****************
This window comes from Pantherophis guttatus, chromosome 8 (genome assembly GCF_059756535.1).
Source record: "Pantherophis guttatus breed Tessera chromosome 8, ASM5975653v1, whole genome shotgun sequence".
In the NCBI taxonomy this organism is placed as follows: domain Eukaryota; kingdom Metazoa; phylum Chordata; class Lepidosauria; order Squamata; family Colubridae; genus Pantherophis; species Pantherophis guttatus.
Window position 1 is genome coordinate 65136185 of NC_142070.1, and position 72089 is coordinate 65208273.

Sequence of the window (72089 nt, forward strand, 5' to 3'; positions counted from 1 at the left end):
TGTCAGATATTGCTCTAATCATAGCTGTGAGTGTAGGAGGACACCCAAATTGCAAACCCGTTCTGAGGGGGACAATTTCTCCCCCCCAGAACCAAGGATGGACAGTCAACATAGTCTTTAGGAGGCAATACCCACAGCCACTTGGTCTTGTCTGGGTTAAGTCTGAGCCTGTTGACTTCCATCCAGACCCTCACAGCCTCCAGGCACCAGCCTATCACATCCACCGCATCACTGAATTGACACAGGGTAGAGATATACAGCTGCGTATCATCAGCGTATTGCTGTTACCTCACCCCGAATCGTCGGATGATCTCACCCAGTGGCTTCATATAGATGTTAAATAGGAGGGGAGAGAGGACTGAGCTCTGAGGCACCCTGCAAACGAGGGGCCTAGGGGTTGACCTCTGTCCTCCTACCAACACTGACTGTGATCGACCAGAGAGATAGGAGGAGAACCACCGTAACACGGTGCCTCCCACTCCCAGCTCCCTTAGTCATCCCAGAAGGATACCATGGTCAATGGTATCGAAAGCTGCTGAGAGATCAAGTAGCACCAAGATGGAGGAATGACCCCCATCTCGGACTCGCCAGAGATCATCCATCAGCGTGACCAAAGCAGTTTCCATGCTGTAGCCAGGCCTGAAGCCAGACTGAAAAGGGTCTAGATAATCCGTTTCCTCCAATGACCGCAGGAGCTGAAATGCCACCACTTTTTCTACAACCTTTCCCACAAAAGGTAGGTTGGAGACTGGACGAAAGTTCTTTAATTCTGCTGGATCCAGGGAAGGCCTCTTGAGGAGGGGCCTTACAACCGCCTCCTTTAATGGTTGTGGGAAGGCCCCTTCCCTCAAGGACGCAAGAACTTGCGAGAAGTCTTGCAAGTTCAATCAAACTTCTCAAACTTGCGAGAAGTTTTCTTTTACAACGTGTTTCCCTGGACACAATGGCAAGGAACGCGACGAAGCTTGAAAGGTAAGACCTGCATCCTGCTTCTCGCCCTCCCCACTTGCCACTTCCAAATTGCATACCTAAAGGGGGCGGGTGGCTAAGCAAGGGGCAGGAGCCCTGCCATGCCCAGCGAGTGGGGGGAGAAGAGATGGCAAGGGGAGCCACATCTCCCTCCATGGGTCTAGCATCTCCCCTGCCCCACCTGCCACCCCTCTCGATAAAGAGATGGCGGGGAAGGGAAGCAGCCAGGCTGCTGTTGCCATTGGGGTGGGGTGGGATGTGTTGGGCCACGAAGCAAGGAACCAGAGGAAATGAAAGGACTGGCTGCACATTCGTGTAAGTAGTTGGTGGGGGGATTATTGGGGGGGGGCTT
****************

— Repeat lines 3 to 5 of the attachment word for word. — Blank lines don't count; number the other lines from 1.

In the NCBI taxonomy this organism is placed as follows: domain Eukaryota; kingdom Metazoa; phylum Chordata; class Lepidosauria; order Squamata; family Colubridae; genus Pantherophis; species Pantherophis guttatus.
Window position 1 is genome coordinate 65136185 of NC_142070.1, and position 72089 is coordinate 65208273.

Sequence of the window (72089 nt, forward strand, 5' to 3'; positions counted from 1 at the left end):